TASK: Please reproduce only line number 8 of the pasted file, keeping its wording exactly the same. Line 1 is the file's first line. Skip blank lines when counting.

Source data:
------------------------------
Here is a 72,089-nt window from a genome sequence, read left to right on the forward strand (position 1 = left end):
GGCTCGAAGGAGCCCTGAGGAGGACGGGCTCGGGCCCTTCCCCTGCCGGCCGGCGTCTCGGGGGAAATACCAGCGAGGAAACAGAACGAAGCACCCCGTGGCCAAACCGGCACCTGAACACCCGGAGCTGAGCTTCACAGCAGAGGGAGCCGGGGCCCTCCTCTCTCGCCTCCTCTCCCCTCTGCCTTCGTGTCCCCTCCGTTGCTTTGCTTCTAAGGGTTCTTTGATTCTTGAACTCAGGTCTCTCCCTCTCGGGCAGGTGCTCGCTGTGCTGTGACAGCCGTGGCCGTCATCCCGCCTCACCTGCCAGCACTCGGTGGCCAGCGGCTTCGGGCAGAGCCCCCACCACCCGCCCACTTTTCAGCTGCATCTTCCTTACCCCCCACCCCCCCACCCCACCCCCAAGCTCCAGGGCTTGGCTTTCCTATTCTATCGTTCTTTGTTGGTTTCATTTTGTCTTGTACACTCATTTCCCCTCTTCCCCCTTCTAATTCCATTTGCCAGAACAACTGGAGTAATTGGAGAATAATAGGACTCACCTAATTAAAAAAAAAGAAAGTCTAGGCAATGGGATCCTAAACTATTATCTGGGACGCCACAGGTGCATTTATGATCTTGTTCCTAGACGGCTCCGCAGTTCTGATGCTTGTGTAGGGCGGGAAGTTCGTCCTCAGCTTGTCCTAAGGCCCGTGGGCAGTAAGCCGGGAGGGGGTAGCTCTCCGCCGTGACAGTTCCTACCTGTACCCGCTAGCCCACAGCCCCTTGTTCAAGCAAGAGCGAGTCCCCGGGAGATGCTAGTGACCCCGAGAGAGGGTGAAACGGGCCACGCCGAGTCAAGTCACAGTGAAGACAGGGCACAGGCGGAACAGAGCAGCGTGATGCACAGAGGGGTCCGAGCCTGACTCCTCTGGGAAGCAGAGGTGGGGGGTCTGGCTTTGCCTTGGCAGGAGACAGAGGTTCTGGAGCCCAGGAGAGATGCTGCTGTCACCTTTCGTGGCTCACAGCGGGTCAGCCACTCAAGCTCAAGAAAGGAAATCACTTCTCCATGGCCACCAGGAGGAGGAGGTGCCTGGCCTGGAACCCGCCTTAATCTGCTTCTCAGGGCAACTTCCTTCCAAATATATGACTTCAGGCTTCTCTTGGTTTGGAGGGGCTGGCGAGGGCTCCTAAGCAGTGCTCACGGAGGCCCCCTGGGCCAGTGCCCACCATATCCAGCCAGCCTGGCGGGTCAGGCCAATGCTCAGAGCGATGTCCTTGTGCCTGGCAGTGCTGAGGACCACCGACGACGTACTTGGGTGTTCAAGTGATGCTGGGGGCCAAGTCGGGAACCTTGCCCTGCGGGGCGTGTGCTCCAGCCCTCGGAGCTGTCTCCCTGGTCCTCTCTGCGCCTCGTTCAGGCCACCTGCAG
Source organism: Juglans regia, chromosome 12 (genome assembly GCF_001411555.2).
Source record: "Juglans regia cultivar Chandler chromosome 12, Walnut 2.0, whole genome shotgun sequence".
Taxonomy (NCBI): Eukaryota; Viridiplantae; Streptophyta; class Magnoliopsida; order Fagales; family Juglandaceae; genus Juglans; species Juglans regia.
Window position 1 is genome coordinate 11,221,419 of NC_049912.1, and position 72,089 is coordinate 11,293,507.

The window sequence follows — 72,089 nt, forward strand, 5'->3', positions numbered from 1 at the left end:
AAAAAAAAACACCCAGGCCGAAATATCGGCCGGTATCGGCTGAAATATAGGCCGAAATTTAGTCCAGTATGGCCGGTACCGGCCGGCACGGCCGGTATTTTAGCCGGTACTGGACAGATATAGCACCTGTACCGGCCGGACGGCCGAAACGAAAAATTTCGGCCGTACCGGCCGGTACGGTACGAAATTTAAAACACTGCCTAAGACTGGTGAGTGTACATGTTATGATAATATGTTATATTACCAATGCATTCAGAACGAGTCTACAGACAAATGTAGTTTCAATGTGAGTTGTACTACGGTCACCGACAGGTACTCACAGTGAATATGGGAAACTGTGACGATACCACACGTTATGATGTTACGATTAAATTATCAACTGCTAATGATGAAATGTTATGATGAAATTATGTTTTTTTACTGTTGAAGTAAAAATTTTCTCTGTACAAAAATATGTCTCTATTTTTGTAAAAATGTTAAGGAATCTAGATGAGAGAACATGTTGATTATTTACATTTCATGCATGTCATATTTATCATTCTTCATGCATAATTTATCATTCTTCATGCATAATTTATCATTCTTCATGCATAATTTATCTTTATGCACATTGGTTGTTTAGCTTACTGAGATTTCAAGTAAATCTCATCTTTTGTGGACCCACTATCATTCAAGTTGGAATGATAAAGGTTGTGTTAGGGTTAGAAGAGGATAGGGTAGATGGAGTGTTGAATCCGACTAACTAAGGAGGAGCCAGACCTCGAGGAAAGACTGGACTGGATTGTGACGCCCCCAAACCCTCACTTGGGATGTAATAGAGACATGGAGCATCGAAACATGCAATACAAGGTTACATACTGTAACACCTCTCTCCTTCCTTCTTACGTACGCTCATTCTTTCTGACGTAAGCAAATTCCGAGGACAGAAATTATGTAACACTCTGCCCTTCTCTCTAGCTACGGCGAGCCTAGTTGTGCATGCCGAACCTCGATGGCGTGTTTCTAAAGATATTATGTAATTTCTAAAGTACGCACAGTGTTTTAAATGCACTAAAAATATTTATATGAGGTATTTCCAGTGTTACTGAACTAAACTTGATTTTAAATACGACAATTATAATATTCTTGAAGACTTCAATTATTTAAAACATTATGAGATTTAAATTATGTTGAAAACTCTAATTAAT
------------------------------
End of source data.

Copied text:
AAAAAAAAACACCCAGGCCGAAATATCGGCCGGTATCGGCTGAAATATAGGCCGAAATTTAGTCCAGTATGGCCGGTACCGGCCGGCACGGCCGGTATTTTAGCCGGTACTGGACAGATATAGCACCTGTACCGGCCGGACGGCCGAAACGAAAAATTTCGGCCGTACCGGCCGGTACGGTACGAAATTTAAAACACTGCCTAAGACTGGTGAGTGTACATGTTATGATAATATGTTATATTACCAATGCATTCAGAACGAGTCTACAGACAAATGTAGTTTCAATGTGAGTTGTACTACGGTCACCGACAGGTACTCACAGTGAATATGGGAAACTGTGACGATACCACACGTTATGATGTTACGATTAAATTATCAACTGCTAATGATGAAATGTTATGATGAAATTATGTTTTTTTACTGTTGAAGTAAAAATTTTCTCTGTACAAAAATATGTCTCTATTTTTGTAAAAATGTTAAGGAATCTAGATGAGAGAACATGTTGATTATTTACATTTCATGCATGTCATATTTATCATTCTTCATGCATAATTTATCATTCTTCATGCATAATTTATCATTCTTCATGCATAATTTATCTTTATGCACATTGGTTGTTTAGCTTACTGAGATTTCAAGTAAATCTCATCTTTTGTGGACCCACTATCATTCAAGTTGGAATGATAAAGGTTGTGTTAGGGTTAGAAGAGGATAGGGTAGATGGAGTGTTGAATCCGACTAACTAAGGAGGAGCCAGACCTCGAGGAAAGACTGGACTGGATTGTGACGCCCCCAAACCCTCACTTGGGATGTAATAGAGACATGGAGCATCGAAACATGCAATACAAGGTTACATACTGTAACACCTCTCTCCTTCCTTCTTACGTACGCTCATTCTTTCTGACGTAAGCAAATTCCGAGGACAGAAATTATGTAACACTCTGCCCTTCTCTCTAGCTACGGCGAGCCTAGTTGTGCATGCCGAACCTCGATGGCGTGTTTCTAAAGATATTATGTAATTTCTAAAGTACGCACAGTGTTTTAAATGCACTAAAAATATTTATATGAGGTATTTCCAGTGTTACTGAACTAAACTTGATTTTAAATACGACAATTATAATATTCTTGAAGACTTCAATTATTTAAAACATTATGAGATTTAAATTATGTTGAAAACTCTAATTAAT